We started the week with The Homeless Library saying our goodbyes at The Red Door, Bury- (a homeless day centre) during that day writing down a brutally honest account of a women who as a 15 year old was let down by the authorities, falling through the cracks and ending up leading a life of prostitution and drug taking. A tragic story, re-counted through tears, a story that could be repeated up and down the country by other men and women.
I spent Wednesday at The Farming Life Centre with The Country Craft Group for Stitching the Wars, a delightful afternoon spent stitching, drinking tea and discussing poverty associated with the war- with the distance of time, making reminiscences of hard times full of colour and humour.
Thursday was at Blythe House Hospice, a place on the first impression that could be so sad, but in reality is warm and full of life... fantastic reminiscence and stitching for Stitching the Wars...
On Friday we secured a fantastic exhibition venue for our quilt 'A Bomber's Moon' more on that soon. On Saturday we found out we have been awarded a significant grant for a new project- more or on that soon...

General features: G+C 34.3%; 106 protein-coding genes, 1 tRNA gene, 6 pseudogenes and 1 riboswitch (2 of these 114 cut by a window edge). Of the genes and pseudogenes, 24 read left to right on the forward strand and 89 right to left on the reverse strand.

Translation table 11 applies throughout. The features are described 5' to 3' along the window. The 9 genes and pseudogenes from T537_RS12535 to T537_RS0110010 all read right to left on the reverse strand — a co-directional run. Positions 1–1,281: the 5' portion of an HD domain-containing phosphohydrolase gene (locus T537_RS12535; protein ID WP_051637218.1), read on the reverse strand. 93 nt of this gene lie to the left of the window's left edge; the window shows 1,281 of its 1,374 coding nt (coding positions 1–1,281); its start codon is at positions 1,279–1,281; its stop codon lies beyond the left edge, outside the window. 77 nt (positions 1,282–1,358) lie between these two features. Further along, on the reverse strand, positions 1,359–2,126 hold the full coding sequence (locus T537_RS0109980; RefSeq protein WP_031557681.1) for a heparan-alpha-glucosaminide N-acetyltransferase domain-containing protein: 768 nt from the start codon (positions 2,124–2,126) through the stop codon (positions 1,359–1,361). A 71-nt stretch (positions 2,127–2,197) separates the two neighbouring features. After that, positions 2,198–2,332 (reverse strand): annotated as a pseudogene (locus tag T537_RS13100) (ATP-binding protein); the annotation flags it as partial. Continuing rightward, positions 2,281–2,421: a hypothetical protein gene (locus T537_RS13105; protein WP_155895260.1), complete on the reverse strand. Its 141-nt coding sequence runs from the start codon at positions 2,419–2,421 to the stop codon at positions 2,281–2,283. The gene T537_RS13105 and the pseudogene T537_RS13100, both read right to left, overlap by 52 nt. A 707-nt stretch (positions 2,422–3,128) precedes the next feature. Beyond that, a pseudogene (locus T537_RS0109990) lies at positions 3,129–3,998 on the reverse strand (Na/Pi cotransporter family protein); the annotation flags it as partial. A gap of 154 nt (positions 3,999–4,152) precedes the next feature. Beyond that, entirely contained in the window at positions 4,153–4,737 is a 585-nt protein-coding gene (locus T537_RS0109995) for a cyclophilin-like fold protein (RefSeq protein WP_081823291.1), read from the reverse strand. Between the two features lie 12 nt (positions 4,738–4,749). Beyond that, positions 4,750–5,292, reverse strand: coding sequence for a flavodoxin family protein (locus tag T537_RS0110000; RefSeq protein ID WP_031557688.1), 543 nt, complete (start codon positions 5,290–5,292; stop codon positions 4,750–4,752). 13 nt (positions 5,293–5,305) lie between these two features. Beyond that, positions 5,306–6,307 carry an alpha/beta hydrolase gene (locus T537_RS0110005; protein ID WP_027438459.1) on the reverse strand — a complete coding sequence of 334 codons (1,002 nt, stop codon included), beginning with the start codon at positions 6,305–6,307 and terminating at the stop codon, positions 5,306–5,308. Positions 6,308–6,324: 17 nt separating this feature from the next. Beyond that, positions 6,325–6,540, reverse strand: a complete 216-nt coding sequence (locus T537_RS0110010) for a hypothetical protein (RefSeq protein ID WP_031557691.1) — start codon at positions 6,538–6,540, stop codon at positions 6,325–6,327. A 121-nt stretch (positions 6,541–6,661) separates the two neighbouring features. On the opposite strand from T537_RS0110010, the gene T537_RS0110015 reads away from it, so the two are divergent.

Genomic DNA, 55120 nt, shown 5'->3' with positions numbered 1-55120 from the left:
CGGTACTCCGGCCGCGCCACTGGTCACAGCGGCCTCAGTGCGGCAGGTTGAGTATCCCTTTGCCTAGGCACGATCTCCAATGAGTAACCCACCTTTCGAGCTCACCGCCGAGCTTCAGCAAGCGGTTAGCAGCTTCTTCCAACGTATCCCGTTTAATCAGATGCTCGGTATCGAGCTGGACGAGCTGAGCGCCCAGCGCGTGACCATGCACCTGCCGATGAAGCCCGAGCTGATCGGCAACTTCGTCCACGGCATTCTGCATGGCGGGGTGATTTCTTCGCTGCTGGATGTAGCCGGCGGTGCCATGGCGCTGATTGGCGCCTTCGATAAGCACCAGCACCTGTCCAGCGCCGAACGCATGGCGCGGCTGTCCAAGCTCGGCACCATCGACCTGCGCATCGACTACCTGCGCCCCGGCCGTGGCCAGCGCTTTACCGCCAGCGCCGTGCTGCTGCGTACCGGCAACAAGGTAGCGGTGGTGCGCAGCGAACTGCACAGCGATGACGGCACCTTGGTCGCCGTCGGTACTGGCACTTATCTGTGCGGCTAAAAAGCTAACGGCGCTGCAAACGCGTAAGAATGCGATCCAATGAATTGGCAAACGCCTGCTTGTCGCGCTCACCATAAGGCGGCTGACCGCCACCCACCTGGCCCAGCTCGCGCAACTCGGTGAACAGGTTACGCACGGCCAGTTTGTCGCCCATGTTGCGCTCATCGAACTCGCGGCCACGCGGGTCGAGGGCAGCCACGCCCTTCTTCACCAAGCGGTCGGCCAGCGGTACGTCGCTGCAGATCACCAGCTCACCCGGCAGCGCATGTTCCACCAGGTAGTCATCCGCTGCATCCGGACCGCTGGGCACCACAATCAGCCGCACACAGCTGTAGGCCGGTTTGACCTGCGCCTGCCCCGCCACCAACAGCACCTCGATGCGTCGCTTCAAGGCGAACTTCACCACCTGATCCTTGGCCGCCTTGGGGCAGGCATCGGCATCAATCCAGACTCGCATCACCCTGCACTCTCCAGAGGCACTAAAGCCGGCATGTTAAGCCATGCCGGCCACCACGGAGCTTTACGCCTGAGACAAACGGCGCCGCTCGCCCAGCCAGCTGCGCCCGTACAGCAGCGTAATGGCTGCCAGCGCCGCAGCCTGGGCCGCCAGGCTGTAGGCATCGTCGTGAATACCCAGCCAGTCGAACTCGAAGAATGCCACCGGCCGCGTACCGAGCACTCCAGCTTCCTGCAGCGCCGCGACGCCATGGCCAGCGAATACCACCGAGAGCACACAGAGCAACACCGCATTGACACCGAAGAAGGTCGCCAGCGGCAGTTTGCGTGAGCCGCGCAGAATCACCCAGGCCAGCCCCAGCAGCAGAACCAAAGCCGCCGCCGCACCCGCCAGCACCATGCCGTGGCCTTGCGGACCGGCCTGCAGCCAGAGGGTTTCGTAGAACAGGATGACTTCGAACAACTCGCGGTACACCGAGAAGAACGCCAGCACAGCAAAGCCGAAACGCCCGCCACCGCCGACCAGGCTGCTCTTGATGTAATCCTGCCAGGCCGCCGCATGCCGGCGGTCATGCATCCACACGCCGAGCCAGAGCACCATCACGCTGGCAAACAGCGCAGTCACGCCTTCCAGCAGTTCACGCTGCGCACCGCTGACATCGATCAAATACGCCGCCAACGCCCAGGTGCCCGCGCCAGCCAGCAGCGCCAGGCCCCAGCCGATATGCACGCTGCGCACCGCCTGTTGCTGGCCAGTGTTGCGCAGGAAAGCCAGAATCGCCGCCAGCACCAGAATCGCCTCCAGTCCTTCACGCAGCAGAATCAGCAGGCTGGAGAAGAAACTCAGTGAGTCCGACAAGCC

|A Bombers Moon- detail.|
Before I started Stitching the Wars, I admit much of my knowledge about farming was gained from The Archers. Working with The Farming Life Centre has been an amazing opportunity to meet and discuss life on the land with farmers who have worked the land for the last 100 years. Yesterday it was the Hayfield Country Show and Sheep Dog Trials where I exhibited the quilt 'A Bombers Moon', and worked on the new quilt for Stitching the Wars. The quilt got a great reception, with many positive comments- it's such a tactile piece- I watched as people made a bee-line to come an hold and touch the artwork (I still get nervous showing such a piece- want to do justice to the people who have contributed to the project and to all the organisations who have supported the project) On the face of it life in the country looked as it does in the adverts, green and pleasant and for many people it is, however scratch the surface and you find a different reality. There are farmers who are doing well, but many are on the bread line, many going under. I spoke to one women, a sheep farmer who explained incredibly tight margins they work to, (like so many dairy farmers in the UK) She's just had to get another overdraft to tide them over till the income trickles in from sales of the wool. She was still smiling. A day out meeting friends, sharing a story and eating the best pies in Derbyshire.
It's Monday and I'm knackered. What will this week bring?